'Trans women need to play': PGA, SF's Harding Park working to make golf inclusive for LGBTQ community

Liz Kreutz Image
ByLiz Kreutz KGO logo
Thursday, September 17, 2020
PGA, SF course working to make golf inclusive for LGBTQ community
A PGA-sanctioned event at San Francisco's TPC Harding Park aimed at bringing the LGBTQ community into the often-exclusive world of golf.

SAN FRANCISCO (KGO) -- At San Francisco's TPC Harding Park on Wednesday, the clear, blue sky above was not the only reason golfers were breathing a sigh of relief. For Suzanne Ford, a trans woman, she finally felt welcomed on a golf course.

"We're standing in a really special place, like really special," Ford, who serves on the SF Pride board, told ABC7 News.

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Ford grew up playing golf, and continued well into her adult life. It wasn't until she transitioned to a woman at the age of 48 that she quit.

"It just didn't feel comfortable anymore," she explained. "I played with all straight guys, and they weren't that happy about it, and it just didn't feel like home anymore."

Fast forward to today, to San Francisco Pride's second annual golf day - a first of its kind, PGA-sanctioned event aimed at bringing the LGBTQ community into the often-exclusive world of golf.

"In the past it was known as a white man's sports, and those days are now well behind us," said Tom Smith, the General Manager of TPC Harding Park.

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One of the founders of this tournament is Greg Fitzgerald, a golf professional who believes he is the first male PGA member to publically come out as gay. That was just three years ago.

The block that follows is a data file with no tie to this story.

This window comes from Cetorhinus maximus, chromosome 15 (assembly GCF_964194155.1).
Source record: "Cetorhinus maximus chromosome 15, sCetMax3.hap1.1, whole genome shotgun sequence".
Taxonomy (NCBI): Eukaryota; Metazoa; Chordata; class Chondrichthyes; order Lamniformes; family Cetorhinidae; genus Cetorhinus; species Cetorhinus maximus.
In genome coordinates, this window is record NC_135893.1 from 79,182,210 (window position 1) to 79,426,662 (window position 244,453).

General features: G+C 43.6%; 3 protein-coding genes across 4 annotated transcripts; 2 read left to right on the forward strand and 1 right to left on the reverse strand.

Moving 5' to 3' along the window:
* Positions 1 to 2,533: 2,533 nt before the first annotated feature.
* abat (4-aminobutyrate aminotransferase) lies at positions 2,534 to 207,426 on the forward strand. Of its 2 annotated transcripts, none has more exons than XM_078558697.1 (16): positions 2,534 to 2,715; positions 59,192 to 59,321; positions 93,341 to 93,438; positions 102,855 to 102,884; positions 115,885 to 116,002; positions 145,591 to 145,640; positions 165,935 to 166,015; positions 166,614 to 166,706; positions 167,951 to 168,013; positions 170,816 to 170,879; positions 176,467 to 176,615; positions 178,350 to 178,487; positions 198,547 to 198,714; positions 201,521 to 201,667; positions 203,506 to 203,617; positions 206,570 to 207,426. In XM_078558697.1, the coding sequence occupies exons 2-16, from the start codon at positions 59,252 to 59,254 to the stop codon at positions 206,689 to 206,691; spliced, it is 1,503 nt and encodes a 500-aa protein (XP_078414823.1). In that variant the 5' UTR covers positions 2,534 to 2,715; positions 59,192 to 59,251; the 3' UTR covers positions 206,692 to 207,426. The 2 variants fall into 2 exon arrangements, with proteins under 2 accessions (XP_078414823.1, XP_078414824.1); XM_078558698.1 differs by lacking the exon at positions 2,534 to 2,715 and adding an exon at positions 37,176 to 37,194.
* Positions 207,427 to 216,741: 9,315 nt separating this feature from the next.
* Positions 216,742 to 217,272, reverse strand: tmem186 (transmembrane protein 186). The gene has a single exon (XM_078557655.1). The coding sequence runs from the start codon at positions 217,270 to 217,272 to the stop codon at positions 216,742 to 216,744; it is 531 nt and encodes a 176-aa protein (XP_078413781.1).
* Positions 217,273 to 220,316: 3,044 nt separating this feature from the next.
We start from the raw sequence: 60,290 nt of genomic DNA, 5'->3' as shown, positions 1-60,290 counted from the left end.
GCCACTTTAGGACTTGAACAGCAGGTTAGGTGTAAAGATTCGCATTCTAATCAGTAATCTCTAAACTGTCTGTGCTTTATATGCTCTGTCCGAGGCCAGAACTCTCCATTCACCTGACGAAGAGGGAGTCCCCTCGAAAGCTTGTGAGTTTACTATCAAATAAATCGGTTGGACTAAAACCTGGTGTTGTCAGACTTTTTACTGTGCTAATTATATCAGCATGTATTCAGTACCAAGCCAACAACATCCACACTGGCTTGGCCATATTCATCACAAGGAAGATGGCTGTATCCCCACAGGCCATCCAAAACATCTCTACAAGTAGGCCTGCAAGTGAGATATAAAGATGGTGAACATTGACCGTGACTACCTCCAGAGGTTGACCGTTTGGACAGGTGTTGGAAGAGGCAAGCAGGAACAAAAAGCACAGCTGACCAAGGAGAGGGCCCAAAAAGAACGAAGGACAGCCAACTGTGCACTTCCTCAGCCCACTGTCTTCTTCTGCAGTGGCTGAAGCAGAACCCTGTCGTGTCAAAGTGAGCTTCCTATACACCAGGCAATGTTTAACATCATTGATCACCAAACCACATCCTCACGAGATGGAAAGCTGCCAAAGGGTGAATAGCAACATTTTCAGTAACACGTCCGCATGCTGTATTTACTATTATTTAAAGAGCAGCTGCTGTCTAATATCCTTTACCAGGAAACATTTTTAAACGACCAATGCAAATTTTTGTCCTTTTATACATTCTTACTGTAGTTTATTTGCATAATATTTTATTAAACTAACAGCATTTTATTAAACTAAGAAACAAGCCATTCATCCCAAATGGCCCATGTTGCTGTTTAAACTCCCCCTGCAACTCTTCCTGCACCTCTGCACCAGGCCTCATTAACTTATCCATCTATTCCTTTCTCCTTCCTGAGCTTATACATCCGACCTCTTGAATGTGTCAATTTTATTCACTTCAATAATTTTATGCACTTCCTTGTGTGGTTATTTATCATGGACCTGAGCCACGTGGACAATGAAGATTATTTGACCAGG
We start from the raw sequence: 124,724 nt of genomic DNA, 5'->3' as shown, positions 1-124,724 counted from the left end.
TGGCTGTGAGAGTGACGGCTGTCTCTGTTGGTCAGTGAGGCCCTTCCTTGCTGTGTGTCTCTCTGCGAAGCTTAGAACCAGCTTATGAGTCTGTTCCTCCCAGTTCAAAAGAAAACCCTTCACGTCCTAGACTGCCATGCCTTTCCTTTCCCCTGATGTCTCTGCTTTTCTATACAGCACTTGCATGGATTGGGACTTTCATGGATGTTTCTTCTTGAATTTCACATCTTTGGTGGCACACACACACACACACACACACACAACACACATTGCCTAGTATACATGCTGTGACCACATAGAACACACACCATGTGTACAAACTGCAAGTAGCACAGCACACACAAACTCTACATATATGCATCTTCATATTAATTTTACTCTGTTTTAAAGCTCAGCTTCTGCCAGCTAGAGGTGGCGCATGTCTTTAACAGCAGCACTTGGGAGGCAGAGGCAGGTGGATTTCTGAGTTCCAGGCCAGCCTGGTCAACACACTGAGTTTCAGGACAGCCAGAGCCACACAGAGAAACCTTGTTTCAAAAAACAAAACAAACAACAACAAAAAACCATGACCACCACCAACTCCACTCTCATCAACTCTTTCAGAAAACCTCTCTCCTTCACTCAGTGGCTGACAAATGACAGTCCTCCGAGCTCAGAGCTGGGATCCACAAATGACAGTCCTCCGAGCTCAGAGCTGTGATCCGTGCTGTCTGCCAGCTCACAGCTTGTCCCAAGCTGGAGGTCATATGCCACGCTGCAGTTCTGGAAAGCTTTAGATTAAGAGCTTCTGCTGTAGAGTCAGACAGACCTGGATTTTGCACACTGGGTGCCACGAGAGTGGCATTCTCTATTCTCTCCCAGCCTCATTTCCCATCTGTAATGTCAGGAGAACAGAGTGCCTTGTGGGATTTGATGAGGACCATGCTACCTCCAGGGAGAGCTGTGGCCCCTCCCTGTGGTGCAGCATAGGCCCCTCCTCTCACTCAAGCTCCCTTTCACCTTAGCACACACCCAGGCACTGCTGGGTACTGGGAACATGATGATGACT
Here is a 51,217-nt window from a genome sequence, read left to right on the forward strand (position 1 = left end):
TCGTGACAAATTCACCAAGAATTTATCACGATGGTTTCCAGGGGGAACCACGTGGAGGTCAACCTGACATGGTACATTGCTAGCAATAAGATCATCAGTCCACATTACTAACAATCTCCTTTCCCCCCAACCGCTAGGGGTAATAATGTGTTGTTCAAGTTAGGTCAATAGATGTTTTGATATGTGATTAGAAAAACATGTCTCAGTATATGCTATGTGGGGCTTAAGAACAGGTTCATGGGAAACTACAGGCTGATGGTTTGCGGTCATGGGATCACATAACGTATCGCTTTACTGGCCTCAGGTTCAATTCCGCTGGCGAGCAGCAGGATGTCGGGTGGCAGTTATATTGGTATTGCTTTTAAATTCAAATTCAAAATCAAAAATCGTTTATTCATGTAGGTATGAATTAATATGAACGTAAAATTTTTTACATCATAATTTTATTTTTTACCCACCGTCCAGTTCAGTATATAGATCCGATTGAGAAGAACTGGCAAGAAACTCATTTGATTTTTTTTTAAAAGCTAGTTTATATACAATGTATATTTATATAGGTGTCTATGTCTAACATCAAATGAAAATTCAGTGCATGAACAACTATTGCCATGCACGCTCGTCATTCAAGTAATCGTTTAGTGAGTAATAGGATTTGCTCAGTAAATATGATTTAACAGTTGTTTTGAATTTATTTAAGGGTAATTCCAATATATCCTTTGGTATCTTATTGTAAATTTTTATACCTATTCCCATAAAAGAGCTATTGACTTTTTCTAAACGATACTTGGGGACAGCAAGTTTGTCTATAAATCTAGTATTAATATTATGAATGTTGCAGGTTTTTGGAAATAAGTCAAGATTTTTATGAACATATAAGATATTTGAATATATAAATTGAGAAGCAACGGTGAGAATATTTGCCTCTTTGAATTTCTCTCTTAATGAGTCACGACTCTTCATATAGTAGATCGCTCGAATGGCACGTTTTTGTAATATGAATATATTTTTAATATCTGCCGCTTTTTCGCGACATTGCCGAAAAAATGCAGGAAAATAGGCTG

"The sports world has been behind the times about being diverse, inclusive and welcoming," Fitzgerald said. "Whether you're talking about basketball, or football, or baseball or whatever."

Golf is no exception. Fitzgerald -- with the help of Smith, Ford and her fellow SF Pride board member, Nguyen Pham -- are working to change that.

"When I first think of golf, I think of beautiful white people playing a sport that takes a really long time in a really beautiful setting," Pham said. "Now that I've been in this world for just over a year now, I see the potential for diversity that the world of golf can offer."

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"It's fantastic," Fitzgerald added. "I get emails constantly that I'm just reading while I'm at work and I start crying because somebody has said, thanks for doing this. And look at all the people here today."

For Ford, this movement to make golf more inclusive is life changing. Prior to transitioning, she would use golf as a way to interact and network with clients. She says she's nearly ready to start doing that again.

"it's one of the few things, when you wake up on a morning where you're playing golf, it's like when you were a kid and you were pitching in a little league game," she said, fighting back tears. "But, yeah, I was excited this morning."

"I was going to go play, right?" she added. "Trans women need to go play."